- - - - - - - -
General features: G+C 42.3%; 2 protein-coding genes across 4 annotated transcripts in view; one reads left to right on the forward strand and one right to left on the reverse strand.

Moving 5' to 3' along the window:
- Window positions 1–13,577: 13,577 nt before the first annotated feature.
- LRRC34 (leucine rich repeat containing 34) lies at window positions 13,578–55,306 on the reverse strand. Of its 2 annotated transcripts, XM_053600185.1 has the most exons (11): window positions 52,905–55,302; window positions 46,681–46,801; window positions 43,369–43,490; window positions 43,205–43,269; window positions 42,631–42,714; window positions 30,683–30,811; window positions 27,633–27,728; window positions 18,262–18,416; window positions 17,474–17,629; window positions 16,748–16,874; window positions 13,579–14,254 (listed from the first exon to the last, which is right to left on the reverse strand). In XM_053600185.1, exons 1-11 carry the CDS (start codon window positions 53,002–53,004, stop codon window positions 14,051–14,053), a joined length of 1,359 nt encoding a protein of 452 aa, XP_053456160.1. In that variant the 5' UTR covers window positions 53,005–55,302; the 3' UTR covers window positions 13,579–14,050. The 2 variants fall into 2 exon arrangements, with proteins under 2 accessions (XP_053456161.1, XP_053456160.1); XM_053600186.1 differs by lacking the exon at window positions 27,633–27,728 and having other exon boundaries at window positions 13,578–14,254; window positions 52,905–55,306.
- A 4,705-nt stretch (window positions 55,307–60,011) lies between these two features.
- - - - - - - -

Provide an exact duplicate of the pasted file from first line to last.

General features: G+C 42.3%; 2 protein-coding genes across 4 annotated transcripts in view; one reads left to right on the forward strand and one right to left on the reverse strand.

Moving 5' to 3' along the window:
- Window positions 1–13,577: 13,577 nt before the first annotated feature.
- LRRC34 (leucine rich repeat containing 34) lies at window positions 13,578–55,306 on the reverse strand. Of its 2 annotated transcripts, XM_053600185.1 has the most exons (11): window positions 52,905–55,302; window positions 46,681–46,801; window positions 43,369–43,490; window positions 43,205–43,269; window positions 42,631–42,714; window positions 30,683–30,811; window positions 27,633–27,728; window positions 18,262–18,416; window positions 17,474–17,629; window positions 16,748–16,874; window positions 13,579–14,254 (listed from the first exon to the last, which is right to left on the reverse strand). In XM_053600185.1, exons 1-11 carry the CDS (start codon window positions 53,002–53,004, stop codon window positions 14,051–14,053), a joined length of 1,359 nt encoding a protein of 452 aa, XP_053456160.1. In that variant the 5' UTR covers window positions 53,005–55,302; the 3' UTR covers window positions 13,579–14,050. The 2 variants fall into 2 exon arrangements, with proteins under 2 accessions (XP_053456161.1, XP_053456160.1); XM_053600186.1 differs by lacking the exon at window positions 27,633–27,728 and having other exon boundaries at window positions 13,578–14,254; window positions 52,905–55,306.
- A 4,705-nt stretch (window positions 55,307–60,011) lies between these two features.